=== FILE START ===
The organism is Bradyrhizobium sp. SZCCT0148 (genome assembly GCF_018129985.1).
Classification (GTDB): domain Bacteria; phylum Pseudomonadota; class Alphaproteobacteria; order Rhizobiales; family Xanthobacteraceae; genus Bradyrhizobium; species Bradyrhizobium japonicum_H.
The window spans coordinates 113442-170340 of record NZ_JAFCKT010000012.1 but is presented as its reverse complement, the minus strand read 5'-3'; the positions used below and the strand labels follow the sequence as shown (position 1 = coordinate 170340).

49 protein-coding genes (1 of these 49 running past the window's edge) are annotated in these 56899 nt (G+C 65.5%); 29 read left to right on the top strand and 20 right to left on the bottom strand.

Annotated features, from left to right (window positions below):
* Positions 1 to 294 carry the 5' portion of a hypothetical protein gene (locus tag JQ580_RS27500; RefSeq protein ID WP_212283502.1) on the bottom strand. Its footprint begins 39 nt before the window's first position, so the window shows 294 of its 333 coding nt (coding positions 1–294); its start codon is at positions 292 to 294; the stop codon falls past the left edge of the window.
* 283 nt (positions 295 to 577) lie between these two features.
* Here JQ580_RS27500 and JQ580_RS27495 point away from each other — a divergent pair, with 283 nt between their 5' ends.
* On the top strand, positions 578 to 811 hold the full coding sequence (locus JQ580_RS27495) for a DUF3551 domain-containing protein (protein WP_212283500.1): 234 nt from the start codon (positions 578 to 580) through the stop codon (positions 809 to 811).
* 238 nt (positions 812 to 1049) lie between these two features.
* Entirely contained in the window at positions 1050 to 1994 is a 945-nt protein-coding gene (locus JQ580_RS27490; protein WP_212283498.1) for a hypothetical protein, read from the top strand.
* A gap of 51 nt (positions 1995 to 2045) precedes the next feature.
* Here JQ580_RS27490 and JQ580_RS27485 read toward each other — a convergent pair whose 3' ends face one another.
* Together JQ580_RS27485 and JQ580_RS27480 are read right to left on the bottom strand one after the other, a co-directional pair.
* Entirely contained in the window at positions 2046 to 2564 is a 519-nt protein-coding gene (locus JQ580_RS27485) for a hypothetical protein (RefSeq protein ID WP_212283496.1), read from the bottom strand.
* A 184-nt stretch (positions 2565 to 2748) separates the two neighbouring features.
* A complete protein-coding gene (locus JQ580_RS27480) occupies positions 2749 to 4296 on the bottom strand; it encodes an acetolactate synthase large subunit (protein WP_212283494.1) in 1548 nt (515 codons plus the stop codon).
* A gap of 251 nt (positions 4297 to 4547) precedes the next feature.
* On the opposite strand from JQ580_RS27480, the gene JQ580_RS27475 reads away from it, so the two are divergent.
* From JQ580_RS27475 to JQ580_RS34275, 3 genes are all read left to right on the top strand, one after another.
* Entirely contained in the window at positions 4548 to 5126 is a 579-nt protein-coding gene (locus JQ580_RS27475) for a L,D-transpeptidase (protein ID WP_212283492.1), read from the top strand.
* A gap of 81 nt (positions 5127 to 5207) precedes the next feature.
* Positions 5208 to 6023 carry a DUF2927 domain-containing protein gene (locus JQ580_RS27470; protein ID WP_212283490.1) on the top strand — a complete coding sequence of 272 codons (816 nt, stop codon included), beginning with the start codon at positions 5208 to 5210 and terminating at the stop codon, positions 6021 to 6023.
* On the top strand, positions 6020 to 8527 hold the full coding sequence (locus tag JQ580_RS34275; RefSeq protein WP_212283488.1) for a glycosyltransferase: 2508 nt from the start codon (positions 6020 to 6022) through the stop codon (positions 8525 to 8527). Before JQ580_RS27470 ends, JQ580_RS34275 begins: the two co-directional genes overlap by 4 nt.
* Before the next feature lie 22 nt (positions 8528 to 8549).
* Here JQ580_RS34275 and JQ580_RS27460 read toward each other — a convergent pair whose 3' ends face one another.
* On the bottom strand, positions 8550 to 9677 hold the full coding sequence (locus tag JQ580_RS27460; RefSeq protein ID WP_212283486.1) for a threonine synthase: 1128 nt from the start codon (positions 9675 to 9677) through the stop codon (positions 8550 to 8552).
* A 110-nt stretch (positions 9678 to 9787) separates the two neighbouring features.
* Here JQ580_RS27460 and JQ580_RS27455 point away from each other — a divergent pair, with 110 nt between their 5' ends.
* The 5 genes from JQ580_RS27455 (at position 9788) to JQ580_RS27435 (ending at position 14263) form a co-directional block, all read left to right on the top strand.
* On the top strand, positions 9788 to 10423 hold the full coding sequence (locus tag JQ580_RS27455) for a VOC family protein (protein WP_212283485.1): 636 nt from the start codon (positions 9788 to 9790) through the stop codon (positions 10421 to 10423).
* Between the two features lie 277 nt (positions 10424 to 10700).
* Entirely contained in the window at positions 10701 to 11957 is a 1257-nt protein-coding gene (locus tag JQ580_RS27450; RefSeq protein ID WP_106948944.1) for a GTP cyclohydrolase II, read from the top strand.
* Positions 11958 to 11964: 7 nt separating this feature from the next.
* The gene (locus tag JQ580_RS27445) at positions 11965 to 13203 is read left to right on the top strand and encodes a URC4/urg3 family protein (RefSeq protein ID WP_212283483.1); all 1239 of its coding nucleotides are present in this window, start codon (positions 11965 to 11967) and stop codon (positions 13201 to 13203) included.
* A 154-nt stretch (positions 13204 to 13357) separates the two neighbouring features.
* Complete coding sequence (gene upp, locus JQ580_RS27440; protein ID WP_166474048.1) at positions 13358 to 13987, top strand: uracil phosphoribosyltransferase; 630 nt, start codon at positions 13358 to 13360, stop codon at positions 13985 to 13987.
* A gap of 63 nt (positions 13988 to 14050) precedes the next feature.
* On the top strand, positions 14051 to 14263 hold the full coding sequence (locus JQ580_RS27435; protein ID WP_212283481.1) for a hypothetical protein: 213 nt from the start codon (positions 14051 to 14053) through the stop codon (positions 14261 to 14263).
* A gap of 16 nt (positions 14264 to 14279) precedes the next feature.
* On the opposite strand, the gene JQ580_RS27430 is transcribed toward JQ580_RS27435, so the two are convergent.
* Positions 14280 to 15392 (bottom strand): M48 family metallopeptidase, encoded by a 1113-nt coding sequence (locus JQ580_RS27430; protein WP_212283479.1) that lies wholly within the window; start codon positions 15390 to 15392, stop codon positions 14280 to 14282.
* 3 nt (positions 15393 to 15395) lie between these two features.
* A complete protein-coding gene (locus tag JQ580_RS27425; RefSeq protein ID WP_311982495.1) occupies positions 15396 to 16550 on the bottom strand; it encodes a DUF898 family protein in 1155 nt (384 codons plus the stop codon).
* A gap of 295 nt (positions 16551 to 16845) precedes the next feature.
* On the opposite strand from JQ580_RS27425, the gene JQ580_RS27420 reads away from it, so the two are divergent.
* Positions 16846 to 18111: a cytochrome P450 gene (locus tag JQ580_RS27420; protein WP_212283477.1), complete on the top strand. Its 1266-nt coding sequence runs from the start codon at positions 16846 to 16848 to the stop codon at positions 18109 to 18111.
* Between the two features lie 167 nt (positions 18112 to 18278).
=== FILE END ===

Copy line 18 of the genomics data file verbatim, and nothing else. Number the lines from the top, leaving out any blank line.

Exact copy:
* A gap of 251 nt (positions 4297 to 4547) precedes the next feature.